Wednesday, 19 October 2016

Against Political Fairy Tales

Have you seen the latest Ipsos Mori poll? It's grim. The Tories have an 18 point lead over Labour. The last YouGov from a week ago is also pretty depressing. There, Theresa May's clueless Conservatives were on 42% while Labour limps in on 28%. Not good.

What also isn't good is the coincident circulation of this. It got wide traction a week ago, and found itself bandied about again, as if in some way it invalidates the polls above.

A story. When I was tucked away in Stoke-on-Trent Central's constituency office, I remember an email from an opponent to equal marriage. The author, who regularly sent in evangelical Christian missives, urged the boss to vote against the bill went it came before the Commons. She claimed there was a majority against because a 600,000 signature position (or thereabouts) had got handed in. The polls showing consistent support for a change in the law were wrong because they were based on asking much smaller numbers of people.

Exactly the same logic is on display above. Because some 9,500 participated in Cllr Ben Walker's poll, that means it's more valid than anything our professional pollsters put out. And, oh look, the originator is a Tory councillor so the 60% rating for Labour can't be wrong.

If you're someone who fell for this, this is why you shouldn't. Polling isn't an exact science (in fact, it's not even a science), and they nearly all got the general election and EU referendum results wrong. Wrong, but close. This was because the sample sizes they worked with were weighted to match the voting population. If, for example, men are slightly more likely to vote in elections than women then those proportions will be reflected in the sample. And so on for other demographic characteristics. The sample therefore is more or less a microcosm of what Britain's electorate look like.

The poll represents no one but the people who decided to take part in it. It's an elective poll, not a weighted one. And the problem in this context is it peddles a myth, a fairy tale that everything is fine and the polls are covering up Jeremy Corbyn's massive levels of support. The task is not to hide from reality. If one is truly a radical, it must be confronted.


Anonymous said...

Phil, The polls are dreadful and they all point the same way - Labour is in for a serious hammering under Corbyn, who I think is a terrible liability and it seems large sections of the voters agree.
I'd be interested to hear your views on how that might be turned around. Now I accept that Corbyn is not the only thing wrong with the party, and that anyone leading it would face an uphill task.
Nonetheless, we are where we are and the members and supporters have made their preference clear, so how do we win, or even lose gallantly, under a leader who is very obviously lacking in widespread appeal?


Igor Belanov said...

I'm not sure exactly what your point is?

If it's just that the polls look bad for Labour at the moment, then it is not surprising given that the party has been utterly dysfunctional since June, and probably for a while before, and that the Tories have managed to shelve their European problem for a short time.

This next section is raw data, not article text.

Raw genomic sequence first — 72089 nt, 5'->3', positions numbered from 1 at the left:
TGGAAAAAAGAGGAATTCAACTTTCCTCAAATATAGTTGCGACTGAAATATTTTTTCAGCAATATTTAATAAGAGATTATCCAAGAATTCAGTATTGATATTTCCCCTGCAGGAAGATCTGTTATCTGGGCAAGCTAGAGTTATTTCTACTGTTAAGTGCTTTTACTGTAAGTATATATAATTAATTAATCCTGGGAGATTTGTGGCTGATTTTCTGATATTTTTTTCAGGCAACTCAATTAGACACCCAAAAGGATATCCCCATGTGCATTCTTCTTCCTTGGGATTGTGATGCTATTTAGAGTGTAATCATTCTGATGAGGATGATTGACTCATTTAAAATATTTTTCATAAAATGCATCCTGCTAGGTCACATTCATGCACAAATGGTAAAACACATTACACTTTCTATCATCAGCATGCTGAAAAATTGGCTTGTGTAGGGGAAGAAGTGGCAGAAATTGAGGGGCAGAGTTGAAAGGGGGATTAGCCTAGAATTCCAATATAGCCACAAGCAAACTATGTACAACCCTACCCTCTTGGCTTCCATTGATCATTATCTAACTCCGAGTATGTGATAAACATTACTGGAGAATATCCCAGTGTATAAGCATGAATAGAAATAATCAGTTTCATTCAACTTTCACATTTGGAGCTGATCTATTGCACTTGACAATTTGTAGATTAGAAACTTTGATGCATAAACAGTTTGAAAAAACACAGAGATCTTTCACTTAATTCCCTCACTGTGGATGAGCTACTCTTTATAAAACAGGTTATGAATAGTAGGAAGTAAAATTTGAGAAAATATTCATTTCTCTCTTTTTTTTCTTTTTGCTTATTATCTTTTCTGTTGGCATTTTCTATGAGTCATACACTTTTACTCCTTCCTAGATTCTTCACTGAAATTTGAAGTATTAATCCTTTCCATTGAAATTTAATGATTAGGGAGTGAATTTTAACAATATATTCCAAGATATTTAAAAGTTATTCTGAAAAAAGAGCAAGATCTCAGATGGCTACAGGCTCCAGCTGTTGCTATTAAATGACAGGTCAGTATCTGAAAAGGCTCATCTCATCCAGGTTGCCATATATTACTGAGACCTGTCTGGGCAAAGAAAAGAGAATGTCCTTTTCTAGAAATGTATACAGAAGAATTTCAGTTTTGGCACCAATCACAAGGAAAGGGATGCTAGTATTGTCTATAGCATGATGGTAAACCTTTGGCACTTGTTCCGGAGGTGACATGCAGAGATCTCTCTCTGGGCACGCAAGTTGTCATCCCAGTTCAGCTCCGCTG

I'm sceptical about polls that are banded about as if they speak for themselves. If 'something' needs to be done, then let's hear the 'remedy'.

David Parry said...


General election outcomes are not principally determined by the personal popularity of party leaders, but by how well things are going under the incumbent governing party (or parties in the case of a coalition) and how well-placed the main opposition is to capitalise on any disasters that occur. As far as the next general election goes, I don't think it's too difficult to foresee potentially fatal upsets for the Tories between now and the next GE. For a start, there's the Brexit issue. There is already economic turmoil going on as a consequence of the climate of uncertainty generated by the lack of clarity as to what our economic relationship with the EU will look like post Brexit. This is putting the Tories' reputation for trustworthiness with the economy at risk. Eventually, one of two things looks set to happen. Either we end up going for a 'hard' Brexit, withdrawing from the single market and committing a tremendous act of economic self-harm that will destroy the Tories' credentials on economic competence, or Theresa May is seen to be dragging her feet over triggering Article 50, incurring the wrath of the anti-EU faction of the Tory party and causing a civil war within the parliamentary Tory party over Europe (again!). On top of this, there is the ongoing investigation into Tory electoral fraud at the last GE, which is another potential ticking time bomb for the Tories.

Against this backdrop, I think there is every chance that Labour will be able to turn its presently diabolical polling around, provided (and this is, of course, a big 'if') that it puts its recent infighting behind it* and pulls itself together. I don't necessarily see Labour winning an overall majority, as that would require that it either wins back a substantial proportion of the 40 seats in Scotland that it lost to the SNP or wins enough Tory-Labour marginals to attain a victory almost entirely on the back of English and Welsh support, neither of which seems feasible. On the other hand, I do think that, if Labour gets its act together, it can easily end up being the largest party in parliament after the next GE and thus in a position to head the next government.

*I think Labour's current polling position should be seen as an indictment not on Jeremy Corbyn, but on the hopelessly divided state of the party and on the farcical spectacle of litigation on both sides in the civil war. As Igor said, it's small wonder that Labour's ratings are down the toilet in the wake of everything that's happened in recent months.